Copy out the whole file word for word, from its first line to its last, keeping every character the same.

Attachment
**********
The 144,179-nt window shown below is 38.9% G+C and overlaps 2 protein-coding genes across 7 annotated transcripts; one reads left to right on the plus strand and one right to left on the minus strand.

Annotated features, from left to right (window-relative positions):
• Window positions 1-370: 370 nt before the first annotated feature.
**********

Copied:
The 144,179-nt window shown below is 38.9% G+C and overlaps 2 protein-coding genes across 7 annotated transcripts; one reads left to right on the plus strand and one right to left on the minus strand.

Annotated features, from left to right (window-relative positions):
• Window positions 1-370: 370 nt before the first annotated feature.